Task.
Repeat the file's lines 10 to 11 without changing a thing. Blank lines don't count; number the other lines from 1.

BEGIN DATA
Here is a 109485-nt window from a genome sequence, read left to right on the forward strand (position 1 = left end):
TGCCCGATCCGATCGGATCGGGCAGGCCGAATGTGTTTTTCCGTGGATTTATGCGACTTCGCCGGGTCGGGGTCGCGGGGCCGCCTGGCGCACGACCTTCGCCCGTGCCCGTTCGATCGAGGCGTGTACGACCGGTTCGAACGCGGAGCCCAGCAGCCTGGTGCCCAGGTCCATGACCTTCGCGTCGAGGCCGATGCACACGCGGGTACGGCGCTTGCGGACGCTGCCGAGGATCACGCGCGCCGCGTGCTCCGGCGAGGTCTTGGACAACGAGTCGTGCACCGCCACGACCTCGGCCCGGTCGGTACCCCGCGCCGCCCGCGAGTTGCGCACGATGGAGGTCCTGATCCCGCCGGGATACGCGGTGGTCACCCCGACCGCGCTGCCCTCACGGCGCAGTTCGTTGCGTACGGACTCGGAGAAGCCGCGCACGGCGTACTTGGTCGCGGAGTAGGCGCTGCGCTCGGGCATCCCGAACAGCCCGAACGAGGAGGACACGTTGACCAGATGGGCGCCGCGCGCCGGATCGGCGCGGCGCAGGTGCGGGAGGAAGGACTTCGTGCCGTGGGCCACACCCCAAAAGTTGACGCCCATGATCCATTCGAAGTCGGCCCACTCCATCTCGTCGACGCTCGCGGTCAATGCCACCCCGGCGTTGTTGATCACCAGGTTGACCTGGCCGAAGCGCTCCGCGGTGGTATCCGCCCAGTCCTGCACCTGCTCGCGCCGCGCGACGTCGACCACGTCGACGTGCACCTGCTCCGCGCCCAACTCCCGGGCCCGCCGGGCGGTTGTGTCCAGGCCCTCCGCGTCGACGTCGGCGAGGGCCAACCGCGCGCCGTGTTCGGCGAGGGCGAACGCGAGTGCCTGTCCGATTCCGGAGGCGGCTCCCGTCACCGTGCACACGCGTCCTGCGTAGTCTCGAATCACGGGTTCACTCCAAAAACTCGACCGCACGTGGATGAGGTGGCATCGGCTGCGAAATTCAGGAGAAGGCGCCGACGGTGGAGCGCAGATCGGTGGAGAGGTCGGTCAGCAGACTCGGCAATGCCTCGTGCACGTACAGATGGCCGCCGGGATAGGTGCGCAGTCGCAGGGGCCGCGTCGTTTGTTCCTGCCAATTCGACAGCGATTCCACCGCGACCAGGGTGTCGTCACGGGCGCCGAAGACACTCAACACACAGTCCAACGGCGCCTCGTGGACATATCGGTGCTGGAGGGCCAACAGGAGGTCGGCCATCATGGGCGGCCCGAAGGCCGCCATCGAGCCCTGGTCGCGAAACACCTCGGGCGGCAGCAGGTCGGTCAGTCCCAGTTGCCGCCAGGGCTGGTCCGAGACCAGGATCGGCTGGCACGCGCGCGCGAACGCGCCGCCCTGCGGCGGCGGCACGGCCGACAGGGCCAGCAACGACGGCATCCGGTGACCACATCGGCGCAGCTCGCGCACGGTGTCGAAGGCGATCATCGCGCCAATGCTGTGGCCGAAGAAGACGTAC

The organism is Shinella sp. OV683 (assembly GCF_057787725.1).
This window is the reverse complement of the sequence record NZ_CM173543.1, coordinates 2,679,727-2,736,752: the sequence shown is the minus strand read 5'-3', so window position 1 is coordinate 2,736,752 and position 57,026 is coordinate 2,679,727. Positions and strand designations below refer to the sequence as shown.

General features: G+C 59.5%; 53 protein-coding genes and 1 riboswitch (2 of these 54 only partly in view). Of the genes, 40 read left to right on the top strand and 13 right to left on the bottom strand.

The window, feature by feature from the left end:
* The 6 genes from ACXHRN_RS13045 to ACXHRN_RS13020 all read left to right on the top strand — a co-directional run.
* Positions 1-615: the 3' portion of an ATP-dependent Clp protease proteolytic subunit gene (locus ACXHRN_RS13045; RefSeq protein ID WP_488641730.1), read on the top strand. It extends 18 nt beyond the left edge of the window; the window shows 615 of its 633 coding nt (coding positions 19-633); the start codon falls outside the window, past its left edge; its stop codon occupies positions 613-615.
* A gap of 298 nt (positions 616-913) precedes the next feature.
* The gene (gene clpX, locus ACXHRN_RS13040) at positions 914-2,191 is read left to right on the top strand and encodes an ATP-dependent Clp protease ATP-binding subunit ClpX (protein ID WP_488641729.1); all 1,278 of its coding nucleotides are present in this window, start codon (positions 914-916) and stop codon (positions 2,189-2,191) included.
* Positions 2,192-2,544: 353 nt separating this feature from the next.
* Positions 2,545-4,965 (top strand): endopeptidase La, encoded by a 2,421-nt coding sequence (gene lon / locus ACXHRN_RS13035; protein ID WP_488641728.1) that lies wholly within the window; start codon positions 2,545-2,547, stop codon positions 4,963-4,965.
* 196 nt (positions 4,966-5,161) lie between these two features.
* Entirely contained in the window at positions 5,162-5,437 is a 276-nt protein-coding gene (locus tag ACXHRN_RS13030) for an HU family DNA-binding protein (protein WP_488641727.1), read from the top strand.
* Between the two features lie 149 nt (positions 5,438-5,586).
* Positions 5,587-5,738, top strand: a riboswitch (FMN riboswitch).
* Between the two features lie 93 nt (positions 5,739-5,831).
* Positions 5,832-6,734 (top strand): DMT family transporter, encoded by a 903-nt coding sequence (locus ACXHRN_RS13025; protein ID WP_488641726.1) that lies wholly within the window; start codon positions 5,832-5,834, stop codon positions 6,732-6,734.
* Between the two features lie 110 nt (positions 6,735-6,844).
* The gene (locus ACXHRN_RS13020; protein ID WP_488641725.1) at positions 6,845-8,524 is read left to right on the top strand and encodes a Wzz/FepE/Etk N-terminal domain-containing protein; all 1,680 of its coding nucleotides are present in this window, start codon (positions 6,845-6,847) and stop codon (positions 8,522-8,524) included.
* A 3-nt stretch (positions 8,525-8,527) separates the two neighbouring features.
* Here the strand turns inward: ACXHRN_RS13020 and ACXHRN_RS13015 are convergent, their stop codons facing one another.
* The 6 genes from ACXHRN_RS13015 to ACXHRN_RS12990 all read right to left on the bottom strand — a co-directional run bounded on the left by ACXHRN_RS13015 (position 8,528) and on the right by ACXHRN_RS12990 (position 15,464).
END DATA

* The gene (gene clpX, locus ACXHRN_RS13040) at positions 914-2,191 is read left to right on the top strand and encodes an ATP-dependent Clp protease ATP-binding subunit ClpX (protein ID WP_488641729.1); all 1,278 of its coding nucleotides are present in this window, start codon (positions 914-916) and stop codon (positions 2,189-2,191) included.
* Positions 2,192-2,544: 353 nt separating this feature from the next.